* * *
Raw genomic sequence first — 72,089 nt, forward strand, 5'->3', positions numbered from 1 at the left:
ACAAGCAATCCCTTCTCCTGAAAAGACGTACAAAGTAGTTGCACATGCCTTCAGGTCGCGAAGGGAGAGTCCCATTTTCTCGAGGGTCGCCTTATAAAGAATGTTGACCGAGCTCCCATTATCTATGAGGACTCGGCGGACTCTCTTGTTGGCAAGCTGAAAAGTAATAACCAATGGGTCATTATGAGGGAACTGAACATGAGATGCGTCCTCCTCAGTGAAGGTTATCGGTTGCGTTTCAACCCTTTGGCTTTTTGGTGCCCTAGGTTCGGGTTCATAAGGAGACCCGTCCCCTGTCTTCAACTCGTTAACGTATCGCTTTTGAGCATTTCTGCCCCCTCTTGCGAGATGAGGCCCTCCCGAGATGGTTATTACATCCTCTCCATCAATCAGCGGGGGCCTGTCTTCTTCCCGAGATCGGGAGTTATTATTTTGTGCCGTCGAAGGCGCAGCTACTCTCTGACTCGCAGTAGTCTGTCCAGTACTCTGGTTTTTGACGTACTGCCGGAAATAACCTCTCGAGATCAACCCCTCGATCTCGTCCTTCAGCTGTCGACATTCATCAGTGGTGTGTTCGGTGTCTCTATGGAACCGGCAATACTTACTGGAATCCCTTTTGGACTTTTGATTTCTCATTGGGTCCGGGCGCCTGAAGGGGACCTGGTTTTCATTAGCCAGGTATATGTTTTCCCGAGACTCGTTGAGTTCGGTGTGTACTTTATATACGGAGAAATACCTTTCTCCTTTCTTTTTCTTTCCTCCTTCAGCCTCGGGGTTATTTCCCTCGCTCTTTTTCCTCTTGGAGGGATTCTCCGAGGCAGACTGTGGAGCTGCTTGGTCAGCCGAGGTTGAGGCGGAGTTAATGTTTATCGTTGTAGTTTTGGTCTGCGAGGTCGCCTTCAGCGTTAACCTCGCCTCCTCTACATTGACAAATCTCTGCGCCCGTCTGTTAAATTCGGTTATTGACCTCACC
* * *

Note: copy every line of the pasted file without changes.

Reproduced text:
Raw genomic sequence first — 72,089 nt, forward strand, 5'->3', positions numbered from 1 at the left:
ACAAGCAATCCCTTCTCCTGAAAAGACGTACAAAGTAGTTGCACATGCCTTCAGGTCGCGAAGGGAGAGTCCCATTTTCTCGAGGGTCGCCTTATAAAGAATGTTGACCGAGCTCCCATTATCTATGAGGACTCGGCGGACTCTCTTGTTGGCAAGCTGAAAAGTAATAACCAATGGGTCATTATGAGGGAACTGAACATGAGATGCGTCCTCCTCAGTGAAGGTTATCGGTTGCGTTTCAACCCTTTGGCTTTTTGGTGCCCTAGGTTCGGGTTCATAAGGAGACCCGTCCCCTGTCTTCAACTCGTTAACGTATCGCTTTTGAGCATTTCTGCCCCCTCTTGCGAGATGAGGCCCTCCCGAGATGGTTATTACATCCTCTCCATCAATCAGCGGGGGCCTGTCTTCTTCCCGAGATCGGGAGTTATTATTTTGTGCCGTCGAAGGCGCAGCTACTCTCTGACTCGCAGTAGTCTGTCCAGTACTCTGGTTTTTGACGTACTGCCGGAAATAACCTCTCGAGATCAACCCCTCGATCTCGTCCTTCAGCTGTCGACATTCATCAGTGGTGTGTTCGGTGTCTCTATGGAACCGGCAATACTTACTGGAATCCCTTTTGGACTTTTGATTTCTCATTGGGTCCGGGCGCCTGAAGGGGACCTGGTTTTCATTAGCCAGGTATATGTTTTCCCGAGACTCGTTGAGTTCGGTGTGTACTTTATATACGGAGAAATACCTTTCTCCTTTCTTTTTCTTTCCTCCTTCAGCCTCGGGGTTATTTCCCTCGCTCTTTTTCCTCTTGGAGGGATTCTCCGAGGCAGACTGTGGAGCTGCTTGGTCAGCCGAGGTTGAGGCGGAGTTAATGTTTATCGTTGTAGTTTTGGTCTGCGAGGTCGCCTTCAGCGTTAACCTCGCCTCCTCTACATTGACAAATCTCTGCGCCCGTCTGTTAAATTCGGTTATTGACCTCACC